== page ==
|Publication number||US8113845 B2|
|Application number||US 12/369,468|
|Publication date||14 Feb 2012|
|Filing date||11 Feb 2009|
|Priority date||11 Feb 2009|
|Also published as||US20100203489|
|Publication number||12369468, 369468, US 8113845 B2, US 8113845B2, US-B2-8113845, US8113845 B2, US8113845B2|
|Inventors||Erika S. Koster|
|Original Assignee||Koster Erika S|
|Export Citation||BiBTeX, EndNote, RefMan|
|Patent Citations (13), Classifications (6), Legal Events (1)|
|External Links: USPTO, USPTO Assignment, Espacenet|
The present invention relates generally to the medical arts, and more specifically to a device for maintaining a record of the rotation of injection sites in an injection regimen.
A large number of individuals are afflicted with diseases or other conditions requiring repeated administration of injections or medications. Injections are often safer, more effective, and more comfortable if they can be applied in a different site of the body for each injection. However, it can be difficult for patients or caregivers to remember where and when they last injected a medication, particularly if the patient is afflicted with a disease requiring large numbers of repeat injections, such as diabetes or multiple sclerosis. One result of repeatedly injecting a site before the patient's body part has healed is that the affected area can develop calluses, scars or nodules which ultimately prevent the medication from effectively entering the patient or from entering the patient's body at all. Injection site reactions are often a reason patients cite for discontinuing a prescribed injection regimen. Therefore, reminder systems have been developed in an effort to minimize the adverse effects of an injection regimen.
One existing reminder system involves a patient or caregiver using a checklist on a piece of paper to track rotation among injection sites. The patient or caregiver may list future injection sites, and cross out past injection sites that have already been injected. However, such checklists can be difficult or burdensome to use, particularly for children, because checklists require organization and responsibility. Indeed, younger children often have not yet developed the ability to distinguish between the left and right sides of their body. Furthermore, children may quickly tire of an organizational system perceived as “boring.” Even if an adult caregiver applies injections for children, such children are less likely to be emotionally accepting of the medication process with such an apparatus that does not make tracking injection sites simple, attractive and understandable.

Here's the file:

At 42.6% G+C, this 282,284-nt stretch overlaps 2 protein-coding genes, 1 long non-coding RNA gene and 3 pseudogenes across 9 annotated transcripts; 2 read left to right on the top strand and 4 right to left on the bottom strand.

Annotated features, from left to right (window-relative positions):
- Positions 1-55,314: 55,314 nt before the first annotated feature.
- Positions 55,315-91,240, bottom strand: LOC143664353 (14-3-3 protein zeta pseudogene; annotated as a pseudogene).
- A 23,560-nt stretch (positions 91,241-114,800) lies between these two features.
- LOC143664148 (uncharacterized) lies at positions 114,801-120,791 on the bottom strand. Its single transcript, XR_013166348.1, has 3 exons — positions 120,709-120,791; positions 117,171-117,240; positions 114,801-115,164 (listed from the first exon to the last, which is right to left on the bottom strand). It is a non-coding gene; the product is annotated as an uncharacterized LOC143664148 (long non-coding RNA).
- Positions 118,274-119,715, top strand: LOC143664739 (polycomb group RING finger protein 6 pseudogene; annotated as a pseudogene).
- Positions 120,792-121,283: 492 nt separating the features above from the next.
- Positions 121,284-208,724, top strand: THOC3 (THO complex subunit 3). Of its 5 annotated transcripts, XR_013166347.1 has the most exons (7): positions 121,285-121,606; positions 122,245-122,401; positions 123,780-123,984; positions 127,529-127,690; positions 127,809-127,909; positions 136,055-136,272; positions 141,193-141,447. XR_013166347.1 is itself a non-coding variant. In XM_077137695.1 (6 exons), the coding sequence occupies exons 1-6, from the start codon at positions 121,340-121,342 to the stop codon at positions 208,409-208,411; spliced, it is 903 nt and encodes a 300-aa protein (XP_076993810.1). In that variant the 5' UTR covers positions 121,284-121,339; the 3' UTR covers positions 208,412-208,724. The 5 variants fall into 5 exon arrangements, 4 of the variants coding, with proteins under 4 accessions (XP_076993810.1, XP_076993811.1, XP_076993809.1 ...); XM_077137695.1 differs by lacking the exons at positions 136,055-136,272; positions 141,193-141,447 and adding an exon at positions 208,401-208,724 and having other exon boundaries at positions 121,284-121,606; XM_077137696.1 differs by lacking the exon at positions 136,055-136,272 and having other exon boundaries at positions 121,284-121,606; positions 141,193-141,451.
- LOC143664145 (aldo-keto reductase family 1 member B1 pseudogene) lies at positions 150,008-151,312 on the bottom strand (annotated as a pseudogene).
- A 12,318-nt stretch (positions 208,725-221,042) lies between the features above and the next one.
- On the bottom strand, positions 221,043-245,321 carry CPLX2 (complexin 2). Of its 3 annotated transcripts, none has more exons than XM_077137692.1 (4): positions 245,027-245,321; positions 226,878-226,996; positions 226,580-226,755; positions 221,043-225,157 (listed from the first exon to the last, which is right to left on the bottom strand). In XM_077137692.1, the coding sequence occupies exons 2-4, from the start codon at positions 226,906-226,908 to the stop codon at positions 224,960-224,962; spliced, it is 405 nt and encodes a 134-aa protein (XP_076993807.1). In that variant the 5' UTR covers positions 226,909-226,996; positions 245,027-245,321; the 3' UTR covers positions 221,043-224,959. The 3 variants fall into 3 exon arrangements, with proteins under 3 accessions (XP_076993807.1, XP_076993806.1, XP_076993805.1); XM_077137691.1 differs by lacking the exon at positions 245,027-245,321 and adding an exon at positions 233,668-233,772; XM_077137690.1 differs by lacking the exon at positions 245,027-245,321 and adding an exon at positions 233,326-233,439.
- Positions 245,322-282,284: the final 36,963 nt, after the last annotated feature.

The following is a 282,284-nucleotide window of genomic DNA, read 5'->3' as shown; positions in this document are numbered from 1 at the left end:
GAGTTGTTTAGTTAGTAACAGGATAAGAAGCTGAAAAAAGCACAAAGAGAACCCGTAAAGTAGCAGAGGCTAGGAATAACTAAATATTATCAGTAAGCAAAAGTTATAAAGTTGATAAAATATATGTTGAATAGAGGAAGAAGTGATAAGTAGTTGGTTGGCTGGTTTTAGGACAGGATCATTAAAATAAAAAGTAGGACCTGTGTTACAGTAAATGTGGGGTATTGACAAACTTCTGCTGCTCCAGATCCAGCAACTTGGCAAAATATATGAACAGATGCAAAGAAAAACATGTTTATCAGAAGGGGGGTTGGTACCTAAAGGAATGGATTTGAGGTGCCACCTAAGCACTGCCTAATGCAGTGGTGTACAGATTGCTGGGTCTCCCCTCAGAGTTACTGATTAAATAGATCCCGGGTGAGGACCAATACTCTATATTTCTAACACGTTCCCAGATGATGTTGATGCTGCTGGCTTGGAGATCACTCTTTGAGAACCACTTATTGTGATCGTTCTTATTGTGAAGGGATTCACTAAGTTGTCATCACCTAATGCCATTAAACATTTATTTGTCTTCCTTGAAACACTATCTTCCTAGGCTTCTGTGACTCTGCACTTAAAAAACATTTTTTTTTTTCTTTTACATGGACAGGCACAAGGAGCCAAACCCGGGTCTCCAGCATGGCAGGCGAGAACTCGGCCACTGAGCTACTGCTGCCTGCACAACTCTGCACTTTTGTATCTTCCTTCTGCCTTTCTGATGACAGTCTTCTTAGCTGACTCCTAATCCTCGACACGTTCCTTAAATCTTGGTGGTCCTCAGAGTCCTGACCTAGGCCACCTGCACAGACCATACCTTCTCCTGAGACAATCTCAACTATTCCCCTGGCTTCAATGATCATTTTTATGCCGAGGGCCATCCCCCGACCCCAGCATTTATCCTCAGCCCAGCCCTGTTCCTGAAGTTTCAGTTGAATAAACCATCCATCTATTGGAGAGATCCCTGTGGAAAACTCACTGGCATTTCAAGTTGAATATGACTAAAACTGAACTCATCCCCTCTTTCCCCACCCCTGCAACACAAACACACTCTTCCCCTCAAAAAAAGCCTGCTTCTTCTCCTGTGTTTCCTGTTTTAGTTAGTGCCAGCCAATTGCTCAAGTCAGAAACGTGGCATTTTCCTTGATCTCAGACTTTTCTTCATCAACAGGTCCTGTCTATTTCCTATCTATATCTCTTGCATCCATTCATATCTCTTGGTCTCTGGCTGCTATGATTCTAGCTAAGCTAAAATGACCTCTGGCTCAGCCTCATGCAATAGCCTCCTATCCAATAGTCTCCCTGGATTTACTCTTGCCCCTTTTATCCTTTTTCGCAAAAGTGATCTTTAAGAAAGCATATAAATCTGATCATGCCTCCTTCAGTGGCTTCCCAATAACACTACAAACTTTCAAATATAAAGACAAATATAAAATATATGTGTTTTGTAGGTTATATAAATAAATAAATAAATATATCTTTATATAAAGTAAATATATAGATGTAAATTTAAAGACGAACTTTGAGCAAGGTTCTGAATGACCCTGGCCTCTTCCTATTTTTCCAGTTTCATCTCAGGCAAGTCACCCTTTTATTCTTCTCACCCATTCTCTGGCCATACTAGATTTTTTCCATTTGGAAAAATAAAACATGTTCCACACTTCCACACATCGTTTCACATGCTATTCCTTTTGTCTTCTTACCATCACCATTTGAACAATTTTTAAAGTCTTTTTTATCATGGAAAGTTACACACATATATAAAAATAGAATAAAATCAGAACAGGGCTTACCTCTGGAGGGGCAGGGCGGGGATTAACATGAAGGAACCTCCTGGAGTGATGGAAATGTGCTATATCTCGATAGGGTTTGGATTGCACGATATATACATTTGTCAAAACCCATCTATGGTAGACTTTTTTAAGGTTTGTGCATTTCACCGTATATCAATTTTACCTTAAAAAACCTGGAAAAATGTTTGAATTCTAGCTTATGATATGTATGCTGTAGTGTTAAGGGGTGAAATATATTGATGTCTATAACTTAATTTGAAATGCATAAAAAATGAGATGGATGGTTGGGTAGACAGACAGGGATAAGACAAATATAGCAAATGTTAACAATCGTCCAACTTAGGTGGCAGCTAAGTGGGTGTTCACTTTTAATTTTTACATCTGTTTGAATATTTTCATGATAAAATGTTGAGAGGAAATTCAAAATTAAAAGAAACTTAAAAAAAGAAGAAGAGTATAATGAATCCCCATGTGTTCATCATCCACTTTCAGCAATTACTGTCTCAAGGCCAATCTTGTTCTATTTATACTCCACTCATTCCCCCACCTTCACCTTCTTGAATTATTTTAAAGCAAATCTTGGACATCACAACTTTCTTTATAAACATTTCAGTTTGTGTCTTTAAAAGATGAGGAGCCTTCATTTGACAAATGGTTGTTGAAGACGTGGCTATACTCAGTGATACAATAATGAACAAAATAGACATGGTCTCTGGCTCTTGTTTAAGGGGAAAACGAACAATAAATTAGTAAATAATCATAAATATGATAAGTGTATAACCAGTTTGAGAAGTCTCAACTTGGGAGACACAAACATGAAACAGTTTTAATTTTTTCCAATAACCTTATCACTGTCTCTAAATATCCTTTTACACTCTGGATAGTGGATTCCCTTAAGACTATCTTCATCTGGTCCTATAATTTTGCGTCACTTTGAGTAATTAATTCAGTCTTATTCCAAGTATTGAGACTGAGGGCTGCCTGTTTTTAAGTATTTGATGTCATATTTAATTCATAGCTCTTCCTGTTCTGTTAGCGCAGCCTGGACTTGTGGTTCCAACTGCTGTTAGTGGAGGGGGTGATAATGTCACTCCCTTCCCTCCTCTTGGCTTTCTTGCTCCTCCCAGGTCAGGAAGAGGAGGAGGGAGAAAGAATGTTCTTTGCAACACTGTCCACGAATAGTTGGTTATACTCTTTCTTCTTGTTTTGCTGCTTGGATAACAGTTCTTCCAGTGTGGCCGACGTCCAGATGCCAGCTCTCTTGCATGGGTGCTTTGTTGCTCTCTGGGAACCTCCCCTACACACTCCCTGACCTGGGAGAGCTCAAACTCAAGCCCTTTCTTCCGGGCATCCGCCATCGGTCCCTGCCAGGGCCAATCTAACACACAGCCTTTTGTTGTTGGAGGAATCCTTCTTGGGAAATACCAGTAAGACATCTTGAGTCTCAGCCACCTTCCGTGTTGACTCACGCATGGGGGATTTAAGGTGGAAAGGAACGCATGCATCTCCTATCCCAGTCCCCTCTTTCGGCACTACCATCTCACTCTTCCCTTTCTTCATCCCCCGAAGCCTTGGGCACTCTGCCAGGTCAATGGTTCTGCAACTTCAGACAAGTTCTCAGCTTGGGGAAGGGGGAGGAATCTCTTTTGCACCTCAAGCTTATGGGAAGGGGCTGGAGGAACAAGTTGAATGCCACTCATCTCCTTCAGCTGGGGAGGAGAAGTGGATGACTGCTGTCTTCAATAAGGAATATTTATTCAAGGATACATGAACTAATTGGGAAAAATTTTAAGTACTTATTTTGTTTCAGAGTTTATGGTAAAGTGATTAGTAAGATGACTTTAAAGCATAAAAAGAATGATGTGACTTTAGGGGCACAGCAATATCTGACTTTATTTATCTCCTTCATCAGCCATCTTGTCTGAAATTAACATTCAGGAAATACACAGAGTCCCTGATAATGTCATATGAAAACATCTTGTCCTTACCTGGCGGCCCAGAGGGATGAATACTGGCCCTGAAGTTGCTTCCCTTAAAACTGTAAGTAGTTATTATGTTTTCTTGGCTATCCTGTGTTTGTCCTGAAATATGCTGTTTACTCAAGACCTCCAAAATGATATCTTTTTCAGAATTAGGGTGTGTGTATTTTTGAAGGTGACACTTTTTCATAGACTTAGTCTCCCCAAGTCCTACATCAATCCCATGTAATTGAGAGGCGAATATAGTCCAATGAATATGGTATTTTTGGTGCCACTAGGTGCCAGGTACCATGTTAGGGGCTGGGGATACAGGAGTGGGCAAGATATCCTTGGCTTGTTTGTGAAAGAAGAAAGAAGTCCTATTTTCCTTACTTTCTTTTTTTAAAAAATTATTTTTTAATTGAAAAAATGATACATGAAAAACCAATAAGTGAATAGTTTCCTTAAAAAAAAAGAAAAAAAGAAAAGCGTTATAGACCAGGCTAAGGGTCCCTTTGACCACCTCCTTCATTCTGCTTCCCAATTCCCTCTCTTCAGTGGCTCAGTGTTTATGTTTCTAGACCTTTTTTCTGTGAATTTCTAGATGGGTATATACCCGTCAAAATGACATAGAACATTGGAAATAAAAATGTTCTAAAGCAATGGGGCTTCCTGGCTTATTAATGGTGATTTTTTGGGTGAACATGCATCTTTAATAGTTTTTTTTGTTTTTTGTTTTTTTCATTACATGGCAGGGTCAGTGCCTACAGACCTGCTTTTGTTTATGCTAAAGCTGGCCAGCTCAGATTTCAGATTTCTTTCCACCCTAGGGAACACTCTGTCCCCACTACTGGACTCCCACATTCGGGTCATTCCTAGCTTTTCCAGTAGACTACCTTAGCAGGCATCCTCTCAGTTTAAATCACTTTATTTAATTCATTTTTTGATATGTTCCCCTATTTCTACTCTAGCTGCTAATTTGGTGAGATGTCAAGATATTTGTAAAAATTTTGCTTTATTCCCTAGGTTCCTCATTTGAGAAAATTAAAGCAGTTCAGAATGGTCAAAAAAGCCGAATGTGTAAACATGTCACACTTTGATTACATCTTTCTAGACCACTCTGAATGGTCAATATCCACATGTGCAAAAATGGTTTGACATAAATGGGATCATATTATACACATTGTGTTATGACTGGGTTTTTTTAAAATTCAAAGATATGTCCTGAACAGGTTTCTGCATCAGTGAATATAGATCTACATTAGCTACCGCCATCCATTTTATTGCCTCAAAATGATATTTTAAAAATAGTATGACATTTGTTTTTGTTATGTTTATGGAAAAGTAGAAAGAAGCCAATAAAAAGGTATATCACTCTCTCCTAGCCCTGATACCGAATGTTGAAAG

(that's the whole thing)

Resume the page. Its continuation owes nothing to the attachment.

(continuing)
Another existing reminder system is a plastic pillbox with dividers representing days of the week, days of the month, times of the day, or a combination thereof. However, such systems are not conducive to injection medications.
Accordingly, there is a need in the art for a system and method that is simple, intuitive, and convenient to use, to track methodically prior injection sites and remind the patient or caregiver where to make the next successive injection. There is a further need for a system that supports flexibility in the rotation, timing, location, and type of injection sites. There is a still further need for a system that is attractive and fun, and that encourages children and adults to continue use of the reminder system. Such a system would also encourage patients to continue using the underlying medication at the appropriate dosages and may minimize side effects associated with the medication.
The present invention provides a stuffed toy with needles for use as a reminder system for a child or adult patient or caregiver to track medication injection sites. The stuffed toy may be a doll including a body having a head, torso, arms, and legs. In accordance with one aspect of the present invention, the entirety of the stuffed doll may accept a plurality of needles which may remind the patient or caregiver where and when prior injections have been administered previously. The needles may be stuck or otherwise inserted in the stuffed doll in locations corresponding to where the medication was administered on the patient's body.
In accordance with another aspect of the present invention, the needles may include labels, colors or other markings which represent the time and type of the past injections.
In accordance with a further aspect of the present invention, the stuffed toy or doll may accept a plurality of markers for use as future reminders of where and when the next successive injections should occur. In an exemplary embodiment, the markers may be comprised of a hook-and-loop fastener material such as VelcroŽ. The markers may be placed on the stuffed doll in locations corresponding to where future injections will be administered on the patient's body. The markers may be labeled, the labels comprising a number or letter indicator representing a sequential order in which the patient or caregiver should administer future injections. In accordance with a still further aspect of the present invention, the markers may comprise labels, colors or other distinctive markings that track the time and type of the next successive injections.
In accordance with a method of the present invention, a method is disclosed for rotating medication sites. The method includes the steps of: providing a body of a stuffed doll having a head, torso, arms, and legs, the entire body being configured to receive at least one of a plurality of needles for use in reminding the patient or caregiver of where past injections or medications have been administered; selecting an appropriate injection region by selectively rotating injection regions from previous selections as shown by needles stuck into the body of the stuffed doll; and administering the medication to the selected region on the patient's body.